Mr. Wilde was well known for his excesses and this quote probably referred to being falling-down drunk, but taken in a larger context, it reminds me that almost everybody is struggling against hopelessness, fear, and worry. This is certainly the case among many writers I know. Hundreds of venerable magazines have shuttered their offices and turned fine writers onto the street. Publishing houses are trimming their lists and dropping great writers whose books have not made sales projections. It’s a rough time to be a writer.

Sum_Pleiades_Dec_2007_4_x_10_mins_each_2x2_RGB_ps_1_lowBut some people refuse to be beaten down by circumstances, and instead, are looking up at the stars, intent upon reaching a better future and the promise of happier days.Some authors have retreated from the stresses of traditional publishing to strike out on their own. A few are succeeding as self-publishing entrepreneurs, most are not. At least not yet. But dreams and goals are important. They give us a reason to wake up in the morning.

Whatever circumstances are discouraging you today, whatever burden seems too heavy to bear, I hope you will find encouragement in Mr. Wilde’s words, and that you will keep hoping and planning, and keep looking up at the stars.

Have Some Cake

Last week the dear husband and I went to east Texas to see my mom. It happened to be his birthday and she baked his favorite cake, a mandarin orange confection that’s light and sweet with just the right balance of tang from oranges and pineapple. It’s quick and easy and as we all get busier in the fall and there is less time to cook,  I thought you might like the recipe. Here goes:

Mom's mandarin orange cake

Mom’s mandarin orange cake

Grease and lightly flour two 9 inch round cake pans. Preheat oven to 325.

Combine 1 box of yellow cake mix ( Mom uses Duncan Hines Butter recipe) with 1/4 cup oil, 1 medium can of mandarin oranges, juice and all, 3 eggs and one tsp vanilla. Divide the batter between the two pans and bake for 20-25 minutes or till the cake tests done.  COOL COMPLETELY before frosting.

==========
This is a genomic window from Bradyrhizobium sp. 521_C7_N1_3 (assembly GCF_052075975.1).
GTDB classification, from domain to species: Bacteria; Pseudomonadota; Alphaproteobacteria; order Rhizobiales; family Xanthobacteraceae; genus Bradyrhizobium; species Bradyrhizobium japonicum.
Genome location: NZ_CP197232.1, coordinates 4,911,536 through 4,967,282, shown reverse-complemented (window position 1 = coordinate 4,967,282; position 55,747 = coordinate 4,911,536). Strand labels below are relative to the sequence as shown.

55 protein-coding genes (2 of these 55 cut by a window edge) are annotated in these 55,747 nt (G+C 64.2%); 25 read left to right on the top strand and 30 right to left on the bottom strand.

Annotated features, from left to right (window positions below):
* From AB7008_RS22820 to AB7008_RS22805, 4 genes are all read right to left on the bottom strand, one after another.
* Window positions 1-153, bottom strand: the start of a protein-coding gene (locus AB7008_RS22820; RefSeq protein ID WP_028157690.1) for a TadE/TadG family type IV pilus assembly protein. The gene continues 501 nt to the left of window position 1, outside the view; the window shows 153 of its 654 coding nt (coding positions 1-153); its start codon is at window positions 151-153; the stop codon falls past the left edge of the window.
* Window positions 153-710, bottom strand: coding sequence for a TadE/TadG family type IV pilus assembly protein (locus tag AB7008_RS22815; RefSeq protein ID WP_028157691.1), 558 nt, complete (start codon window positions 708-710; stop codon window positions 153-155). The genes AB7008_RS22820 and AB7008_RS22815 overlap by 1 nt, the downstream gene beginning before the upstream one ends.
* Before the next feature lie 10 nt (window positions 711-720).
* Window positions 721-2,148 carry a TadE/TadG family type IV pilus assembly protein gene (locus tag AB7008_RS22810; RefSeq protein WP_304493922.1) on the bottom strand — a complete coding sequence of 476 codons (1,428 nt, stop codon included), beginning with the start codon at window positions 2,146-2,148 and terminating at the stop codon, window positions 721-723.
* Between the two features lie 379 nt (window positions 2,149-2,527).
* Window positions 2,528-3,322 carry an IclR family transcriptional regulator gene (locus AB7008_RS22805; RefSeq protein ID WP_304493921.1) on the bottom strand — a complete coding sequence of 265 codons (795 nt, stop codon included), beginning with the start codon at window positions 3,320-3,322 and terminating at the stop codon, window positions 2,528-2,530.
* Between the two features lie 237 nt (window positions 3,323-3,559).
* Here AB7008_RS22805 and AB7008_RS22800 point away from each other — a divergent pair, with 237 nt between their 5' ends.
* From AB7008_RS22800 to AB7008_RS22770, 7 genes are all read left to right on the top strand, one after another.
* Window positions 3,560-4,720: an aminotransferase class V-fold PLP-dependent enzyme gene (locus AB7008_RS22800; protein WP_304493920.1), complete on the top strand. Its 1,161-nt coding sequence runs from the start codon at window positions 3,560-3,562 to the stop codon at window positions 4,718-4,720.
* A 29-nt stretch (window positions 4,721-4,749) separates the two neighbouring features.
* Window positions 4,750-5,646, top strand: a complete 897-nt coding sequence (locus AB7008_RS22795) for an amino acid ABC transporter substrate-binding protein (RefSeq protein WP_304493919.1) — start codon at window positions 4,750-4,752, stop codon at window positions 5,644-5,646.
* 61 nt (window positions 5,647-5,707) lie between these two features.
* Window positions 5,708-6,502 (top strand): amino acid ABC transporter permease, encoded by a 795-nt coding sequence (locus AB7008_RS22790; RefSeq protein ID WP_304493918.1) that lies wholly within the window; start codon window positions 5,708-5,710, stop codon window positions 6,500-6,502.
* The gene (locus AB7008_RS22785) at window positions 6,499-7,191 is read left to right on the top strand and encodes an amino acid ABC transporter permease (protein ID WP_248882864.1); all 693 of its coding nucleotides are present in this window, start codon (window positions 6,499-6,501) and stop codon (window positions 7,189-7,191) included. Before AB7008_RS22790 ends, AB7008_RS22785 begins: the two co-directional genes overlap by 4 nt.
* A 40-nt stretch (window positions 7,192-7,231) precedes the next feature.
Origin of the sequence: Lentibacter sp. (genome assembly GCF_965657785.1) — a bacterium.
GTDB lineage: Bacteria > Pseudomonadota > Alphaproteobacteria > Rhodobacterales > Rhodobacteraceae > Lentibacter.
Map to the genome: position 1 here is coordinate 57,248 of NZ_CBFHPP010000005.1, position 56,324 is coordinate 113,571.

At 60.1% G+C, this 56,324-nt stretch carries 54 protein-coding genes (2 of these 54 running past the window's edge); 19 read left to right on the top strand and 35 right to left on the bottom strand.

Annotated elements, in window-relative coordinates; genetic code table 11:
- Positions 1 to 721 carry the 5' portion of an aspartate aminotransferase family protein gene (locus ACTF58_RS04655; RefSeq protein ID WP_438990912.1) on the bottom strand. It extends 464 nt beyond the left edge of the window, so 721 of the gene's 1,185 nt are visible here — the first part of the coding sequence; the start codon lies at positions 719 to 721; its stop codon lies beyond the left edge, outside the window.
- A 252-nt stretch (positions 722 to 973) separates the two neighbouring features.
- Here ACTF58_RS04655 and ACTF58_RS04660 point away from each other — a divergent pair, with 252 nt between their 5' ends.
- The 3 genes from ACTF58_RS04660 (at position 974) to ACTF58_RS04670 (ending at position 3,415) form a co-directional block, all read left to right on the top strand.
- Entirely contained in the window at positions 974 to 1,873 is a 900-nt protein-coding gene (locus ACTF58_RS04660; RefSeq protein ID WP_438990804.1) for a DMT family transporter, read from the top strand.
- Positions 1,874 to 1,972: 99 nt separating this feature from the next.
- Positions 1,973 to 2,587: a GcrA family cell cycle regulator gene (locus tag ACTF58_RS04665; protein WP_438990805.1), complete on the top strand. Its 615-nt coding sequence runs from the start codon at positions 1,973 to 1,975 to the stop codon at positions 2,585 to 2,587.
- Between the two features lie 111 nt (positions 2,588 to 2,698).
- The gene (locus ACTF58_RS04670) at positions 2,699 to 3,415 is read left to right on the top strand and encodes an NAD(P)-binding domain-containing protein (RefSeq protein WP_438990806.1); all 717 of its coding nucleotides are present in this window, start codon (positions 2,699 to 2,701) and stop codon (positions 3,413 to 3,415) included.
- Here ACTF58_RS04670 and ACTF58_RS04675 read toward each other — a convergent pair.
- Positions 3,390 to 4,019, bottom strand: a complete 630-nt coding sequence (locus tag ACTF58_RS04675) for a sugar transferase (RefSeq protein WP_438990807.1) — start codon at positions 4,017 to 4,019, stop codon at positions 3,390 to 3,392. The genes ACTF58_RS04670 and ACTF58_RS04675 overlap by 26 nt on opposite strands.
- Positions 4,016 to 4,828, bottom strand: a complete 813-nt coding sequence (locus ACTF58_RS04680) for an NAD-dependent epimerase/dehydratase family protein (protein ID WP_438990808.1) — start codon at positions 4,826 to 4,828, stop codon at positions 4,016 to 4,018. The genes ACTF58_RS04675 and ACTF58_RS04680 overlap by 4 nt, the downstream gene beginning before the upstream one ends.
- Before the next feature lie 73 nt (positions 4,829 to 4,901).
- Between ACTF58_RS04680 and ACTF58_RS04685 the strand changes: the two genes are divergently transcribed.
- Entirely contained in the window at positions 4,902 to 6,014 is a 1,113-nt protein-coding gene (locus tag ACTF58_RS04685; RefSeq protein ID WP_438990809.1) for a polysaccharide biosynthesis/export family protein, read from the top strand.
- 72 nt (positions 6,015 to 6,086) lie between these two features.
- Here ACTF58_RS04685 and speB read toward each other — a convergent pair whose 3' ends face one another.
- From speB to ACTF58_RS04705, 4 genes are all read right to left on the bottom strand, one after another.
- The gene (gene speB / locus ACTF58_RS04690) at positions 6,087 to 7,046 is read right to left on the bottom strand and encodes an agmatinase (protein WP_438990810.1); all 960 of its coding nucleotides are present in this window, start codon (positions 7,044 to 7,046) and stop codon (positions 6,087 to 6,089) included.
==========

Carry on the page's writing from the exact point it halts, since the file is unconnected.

For the frosting: Combine 1 medium carton of Cool Whip with 1 med can of crushed pineapple, juice and all, 1 package of vanilla pudding mix, and 1 tsp vanilla.OPTIONAL: another can of mandarin orange segments for garnish.

Frost the cake and decorate with additional orange segments if desired.  Store in the fridge in an airtight container.  Enjoy.

Meet India Hartley

Last week, I shared my vision of my next hero, Philip SInclair. Today it’s his leading lady’s turn. My fictional character  India Hartley is based on Frances Ann “Fanny” Kemble– a real life  19th century stage actress who married a Georgia plantation owner in the 1830′s. Fanny was described as beautiful, talented and so popular that students at Harvard cut classes to attend her performances at theaters in Boston.

MV5BNzgwMDk1NTUxMF5BMl5BanBnXkFtZTcwMTQxODY4Mg@@._V1_SY317_CR2,0,214,317_AL_Theater life back then was a hard life marked by uncomfortable travel, bad food, unscrupulous managers and other hardships. I needed a heroine who was not only beautiful and talented but smart and tenacious, too. When I saw this photo of Willa Holland, formerly the most popular child model in the US, she looked very much as I imagined India as I was writing her story.

I hope you will look for India and Philip next year. For now, I’m gearing up for the release of A PROPER MARRIAGE next Tuesday, and for THE BRACELET in November. Exciting times ahead. I feel  lucky to be able to work at what I love–bringing the past to life through stories filled with history, mystery, and romance.